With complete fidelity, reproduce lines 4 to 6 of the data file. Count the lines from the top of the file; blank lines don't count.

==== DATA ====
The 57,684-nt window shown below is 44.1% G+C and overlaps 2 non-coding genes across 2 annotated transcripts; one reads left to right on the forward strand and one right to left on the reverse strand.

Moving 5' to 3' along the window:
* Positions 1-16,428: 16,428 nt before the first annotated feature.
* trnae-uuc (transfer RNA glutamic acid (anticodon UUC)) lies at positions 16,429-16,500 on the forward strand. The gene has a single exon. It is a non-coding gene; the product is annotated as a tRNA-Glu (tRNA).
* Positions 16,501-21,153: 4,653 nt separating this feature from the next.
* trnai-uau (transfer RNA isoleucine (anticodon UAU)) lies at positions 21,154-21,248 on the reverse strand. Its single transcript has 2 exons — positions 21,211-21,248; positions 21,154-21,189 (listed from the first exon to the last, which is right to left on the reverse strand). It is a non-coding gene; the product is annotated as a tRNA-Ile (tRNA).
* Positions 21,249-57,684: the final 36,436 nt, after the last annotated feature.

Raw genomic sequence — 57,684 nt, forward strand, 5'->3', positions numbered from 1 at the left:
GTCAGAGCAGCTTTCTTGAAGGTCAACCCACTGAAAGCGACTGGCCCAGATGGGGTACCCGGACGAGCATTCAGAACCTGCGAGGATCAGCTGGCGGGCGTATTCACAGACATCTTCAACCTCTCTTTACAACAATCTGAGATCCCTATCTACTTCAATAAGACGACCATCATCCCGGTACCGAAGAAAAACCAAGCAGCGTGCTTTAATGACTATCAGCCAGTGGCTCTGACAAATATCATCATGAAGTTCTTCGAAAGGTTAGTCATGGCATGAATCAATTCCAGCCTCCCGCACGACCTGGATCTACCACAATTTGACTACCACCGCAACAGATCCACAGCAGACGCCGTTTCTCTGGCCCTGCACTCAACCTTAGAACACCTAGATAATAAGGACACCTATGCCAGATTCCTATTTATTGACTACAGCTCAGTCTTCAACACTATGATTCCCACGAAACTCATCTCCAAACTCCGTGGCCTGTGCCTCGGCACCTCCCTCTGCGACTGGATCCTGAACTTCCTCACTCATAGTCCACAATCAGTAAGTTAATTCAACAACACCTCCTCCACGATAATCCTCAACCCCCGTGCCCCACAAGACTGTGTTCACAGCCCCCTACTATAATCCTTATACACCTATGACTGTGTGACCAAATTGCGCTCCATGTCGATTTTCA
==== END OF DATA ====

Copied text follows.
* trnae-uuc (transfer RNA glutamic acid (anticodon UUC)) lies at positions 16,429-16,500 on the forward strand. The gene has a single exon. It is a non-coding gene; the product is annotated as a tRNA-Glu (tRNA).
* Positions 16,501-21,153: 4,653 nt separating this feature from the next.
* trnai-uau (transfer RNA isoleucine (anticodon UAU)) lies at positions 21,154-21,248 on the reverse strand. Its single transcript has 2 exons — positions 21,211-21,248; positions 21,154-21,189 (listed from the first exon to the last, which is right to left on the reverse strand). It is a non-coding gene; the product is annotated as a tRNA-Ile (tRNA).